When I was 15 I wanted to travel the world. Which I did. It started with a sailing trip to Holland right after high school, followed by a 4-months trip to New Zealand, Samoa and Hong Kong when I was 19. It has continued ever since then, mostly off the beaten path, with a special focus on South East Asia.
I always felt a strong appetite to learn from other cultures and to seek the unknown. My travels have taught me to adapt quickly in situations that change unexpectedly and to look beyond my own nose. As well as resilience, and the right mix of focus and flexibility. I thought it has well-armed me to face life, no matter what.
Until I got diagnosed with Multiple Sclerosis. It was in August last year, after weeks of sickness and uncertainty.
I spent the century summer of hot sunny weather mostly between hospital and at home, the windows closed and shaded. I got ridden by a heavy attack of the disease which affected mainly my visual nerves and my legs, but also other parts of my body. I got shortly better in September before it became worse again in October, then better again.
It’s the disease with a thousand faces, no one, no doctor nor scientist, nor other concerned person can tell you how and if it will progress. I had days I wanted to scream at the doctors, to shake them, that they shall give me guidance, safety, trust. The more doctors I got the more trust I lost. I had to find my own way to deal with this new form of uncertainty.
The sad facts
Science has reached a lot over the last couple of years and there are new therapies and medicine on the market to help us to continue a normal life as much as possible by reducing or even stopping new attacks by suppressing our immune system.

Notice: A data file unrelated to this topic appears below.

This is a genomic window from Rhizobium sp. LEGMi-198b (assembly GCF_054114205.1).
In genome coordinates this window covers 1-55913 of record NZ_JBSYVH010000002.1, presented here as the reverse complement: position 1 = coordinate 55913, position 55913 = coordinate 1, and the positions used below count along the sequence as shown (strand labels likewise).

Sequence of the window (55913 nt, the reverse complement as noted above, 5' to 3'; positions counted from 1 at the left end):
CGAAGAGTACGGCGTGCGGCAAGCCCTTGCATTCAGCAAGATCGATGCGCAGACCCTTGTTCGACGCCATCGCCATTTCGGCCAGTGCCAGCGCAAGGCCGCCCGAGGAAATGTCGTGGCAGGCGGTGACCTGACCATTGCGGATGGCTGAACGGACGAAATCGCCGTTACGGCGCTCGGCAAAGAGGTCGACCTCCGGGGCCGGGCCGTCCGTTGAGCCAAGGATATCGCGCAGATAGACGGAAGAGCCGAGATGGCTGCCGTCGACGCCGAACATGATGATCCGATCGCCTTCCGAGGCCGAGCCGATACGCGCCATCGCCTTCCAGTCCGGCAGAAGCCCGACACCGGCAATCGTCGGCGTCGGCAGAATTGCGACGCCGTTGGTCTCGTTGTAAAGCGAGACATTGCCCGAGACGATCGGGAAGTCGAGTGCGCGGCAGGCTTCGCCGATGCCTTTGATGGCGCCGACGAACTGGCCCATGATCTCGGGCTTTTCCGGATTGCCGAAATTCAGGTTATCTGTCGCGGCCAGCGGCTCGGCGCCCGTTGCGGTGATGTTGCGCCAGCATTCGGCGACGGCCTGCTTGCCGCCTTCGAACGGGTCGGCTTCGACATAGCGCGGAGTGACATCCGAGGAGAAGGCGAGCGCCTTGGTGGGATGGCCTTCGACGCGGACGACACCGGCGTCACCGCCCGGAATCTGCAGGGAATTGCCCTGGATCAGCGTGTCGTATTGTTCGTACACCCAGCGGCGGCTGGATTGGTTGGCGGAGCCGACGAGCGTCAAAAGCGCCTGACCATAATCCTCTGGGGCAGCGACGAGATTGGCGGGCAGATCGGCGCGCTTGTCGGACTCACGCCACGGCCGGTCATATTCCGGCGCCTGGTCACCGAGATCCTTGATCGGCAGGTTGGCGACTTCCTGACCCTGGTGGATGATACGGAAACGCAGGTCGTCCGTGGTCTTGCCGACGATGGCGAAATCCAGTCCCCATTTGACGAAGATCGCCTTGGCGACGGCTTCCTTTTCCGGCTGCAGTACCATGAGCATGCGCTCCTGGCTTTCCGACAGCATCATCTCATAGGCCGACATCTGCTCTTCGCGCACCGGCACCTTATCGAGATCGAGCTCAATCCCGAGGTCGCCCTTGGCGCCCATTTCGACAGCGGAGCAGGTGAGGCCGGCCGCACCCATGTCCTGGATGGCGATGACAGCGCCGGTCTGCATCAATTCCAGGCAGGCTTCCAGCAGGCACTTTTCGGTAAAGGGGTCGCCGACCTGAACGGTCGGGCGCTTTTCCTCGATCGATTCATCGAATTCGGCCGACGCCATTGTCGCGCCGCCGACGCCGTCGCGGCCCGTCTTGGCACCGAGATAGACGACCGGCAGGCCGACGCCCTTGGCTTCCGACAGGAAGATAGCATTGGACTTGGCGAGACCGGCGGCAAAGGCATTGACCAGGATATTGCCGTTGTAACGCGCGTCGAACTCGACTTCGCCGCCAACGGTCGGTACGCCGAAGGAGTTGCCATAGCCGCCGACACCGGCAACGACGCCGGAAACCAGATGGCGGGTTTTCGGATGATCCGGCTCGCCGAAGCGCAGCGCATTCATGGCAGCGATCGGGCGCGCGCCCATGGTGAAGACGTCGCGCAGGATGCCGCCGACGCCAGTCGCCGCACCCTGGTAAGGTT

In retrospect doctors assume that I have been living with the disease for many years, which is another deep hit considering the years of treatment or therapy I’ve lost by not knowing about it earlier. There were many health issues, especially with my eyes, but no doctor before ever went further with diagnostics in direction of MS. My body had to compensate a lot and I seemed to think this is all "normal".
The positive facts
But as an optimist I always want to look at the good side of everything. And the good thing is: see how I’ve lived the past years; I hiked the Himalayas and travelled the world, I studied beside work and worked even harder to get a job I always wanted. Now my future is uncertain. But everyone’s future actually is uncertain, that’s why it’s called the future, we simply don’t know what will happen to each of us.
And believe me, I had and have some very hard dark days sometimes, sad, and in the believe that I’ve lost everything I’ve worked so hard for before it really should have got started. But then there are these moments; looking back to what I’ve reached, working again, being able to travel again, to stand on top of Davos and ride down the snowboard almost like I’ve done it before. And then I know that I will adjust to this disease but not giving in. I will fight the bad of it but taking the disease itself as a chance. It made me realise, more than ever before, that we only have one life and the present moment, to cherish, to love and to make the best out of it.
I wanted to share this with you so that you know; everyone is fighting a battle, and sometimes the battle can be much deeper than we think. And I also want to share it to reduce the stigma. There are a lot of people like me out there, alone in Europe, over half a million, and in America one million of the population, is suffering from this disease, but they also continue their life – we have to find balance with it but we won’t give in.
I always loved to feel comfortable while being uncomfortable – and now, after 6 months of adjusting to the disease I'm speaking openly about it and I know, my travels have taught me well; real confidence means to know that you'll be fine - no matter what.